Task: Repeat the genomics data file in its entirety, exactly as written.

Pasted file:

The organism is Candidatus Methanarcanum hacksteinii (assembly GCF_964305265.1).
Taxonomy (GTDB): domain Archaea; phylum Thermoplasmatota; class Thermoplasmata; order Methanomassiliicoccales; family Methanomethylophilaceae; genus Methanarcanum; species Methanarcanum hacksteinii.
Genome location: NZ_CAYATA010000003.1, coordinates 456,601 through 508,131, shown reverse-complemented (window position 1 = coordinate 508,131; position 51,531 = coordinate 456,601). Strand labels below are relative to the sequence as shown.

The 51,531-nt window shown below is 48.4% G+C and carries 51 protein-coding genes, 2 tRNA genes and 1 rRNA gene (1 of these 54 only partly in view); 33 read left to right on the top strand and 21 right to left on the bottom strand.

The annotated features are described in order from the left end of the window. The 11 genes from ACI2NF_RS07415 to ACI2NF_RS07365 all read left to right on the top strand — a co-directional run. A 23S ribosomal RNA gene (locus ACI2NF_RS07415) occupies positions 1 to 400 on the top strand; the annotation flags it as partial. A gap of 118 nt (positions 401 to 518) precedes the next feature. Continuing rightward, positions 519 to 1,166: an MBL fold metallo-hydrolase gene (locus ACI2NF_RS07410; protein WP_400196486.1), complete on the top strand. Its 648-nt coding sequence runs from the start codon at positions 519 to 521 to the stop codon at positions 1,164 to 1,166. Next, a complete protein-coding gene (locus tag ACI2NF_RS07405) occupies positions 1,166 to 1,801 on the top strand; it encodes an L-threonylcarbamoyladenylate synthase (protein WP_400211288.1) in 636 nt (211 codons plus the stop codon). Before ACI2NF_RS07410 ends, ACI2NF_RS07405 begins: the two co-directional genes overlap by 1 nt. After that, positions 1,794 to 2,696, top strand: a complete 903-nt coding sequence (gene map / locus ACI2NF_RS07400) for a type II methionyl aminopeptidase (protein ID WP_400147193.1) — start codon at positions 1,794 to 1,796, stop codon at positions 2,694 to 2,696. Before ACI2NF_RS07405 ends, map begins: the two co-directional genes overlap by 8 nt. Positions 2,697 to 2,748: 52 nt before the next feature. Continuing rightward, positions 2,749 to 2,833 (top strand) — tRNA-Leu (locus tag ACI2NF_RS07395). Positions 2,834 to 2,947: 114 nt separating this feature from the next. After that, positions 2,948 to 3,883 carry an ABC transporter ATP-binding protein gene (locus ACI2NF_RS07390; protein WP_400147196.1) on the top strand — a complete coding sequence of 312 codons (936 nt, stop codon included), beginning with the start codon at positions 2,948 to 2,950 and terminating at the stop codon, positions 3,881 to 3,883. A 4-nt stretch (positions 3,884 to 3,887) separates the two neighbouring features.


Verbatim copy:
The organism is Candidatus Methanarcanum hacksteinii (assembly GCF_964305265.1).
Taxonomy (GTDB): domain Archaea; phylum Thermoplasmatota; class Thermoplasmata; order Methanomassiliicoccales; family Methanomethylophilaceae; genus Methanarcanum; species Methanarcanum hacksteinii.
Genome location: NZ_CAYATA010000003.1, coordinates 456,601 through 508,131, shown reverse-complemented (window position 1 = coordinate 508,131; position 51,531 = coordinate 456,601). Strand labels below are relative to the sequence as shown.

The 51,531-nt window shown below is 48.4% G+C and carries 51 protein-coding genes, 2 tRNA genes and 1 rRNA gene (1 of these 54 only partly in view); 33 read left to right on the top strand and 21 right to left on the bottom strand.

The annotated features are described in order from the left end of the window. The 11 genes from ACI2NF_RS07415 to ACI2NF_RS07365 all read left to right on the top strand — a co-directional run. A 23S ribosomal RNA gene (locus ACI2NF_RS07415) occupies positions 1 to 400 on the top strand; the annotation flags it as partial. A gap of 118 nt (positions 401 to 518) precedes the next feature. Continuing rightward, positions 519 to 1,166: an MBL fold metallo-hydrolase gene (locus ACI2NF_RS07410; protein WP_400196486.1), complete on the top strand. Its 648-nt coding sequence runs from the start codon at positions 519 to 521 to the stop codon at positions 1,164 to 1,166. Next, a complete protein-coding gene (locus tag ACI2NF_RS07405) occupies positions 1,166 to 1,801 on the top strand; it encodes an L-threonylcarbamoyladenylate synthase (protein WP_400211288.1) in 636 nt (211 codons plus the stop codon). Before ACI2NF_RS07410 ends, ACI2NF_RS07405 begins: the two co-directional genes overlap by 1 nt. After that, positions 1,794 to 2,696, top strand: a complete 903-nt coding sequence (gene map / locus ACI2NF_RS07400) for a type II methionyl aminopeptidase (protein ID WP_400147193.1) — start codon at positions 1,794 to 1,796, stop codon at positions 2,694 to 2,696. Before ACI2NF_RS07405 ends, map begins: the two co-directional genes overlap by 8 nt. Positions 2,697 to 2,748: 52 nt before the next feature. Continuing rightward, positions 2,749 to 2,833 (top strand) — tRNA-Leu (locus tag ACI2NF_RS07395). Positions 2,834 to 2,947: 114 nt separating this feature from the next. After that, positions 2,948 to 3,883 carry an ABC transporter ATP-binding protein gene (locus ACI2NF_RS07390; protein WP_400147196.1) on the top strand — a complete coding sequence of 312 codons (936 nt, stop codon included), beginning with the start codon at positions 2,948 to 2,950 and terminating at the stop codon, positions 3,881 to 3,883. A 4-nt stretch (positions 3,884 to 3,887) separates the two neighbouring features.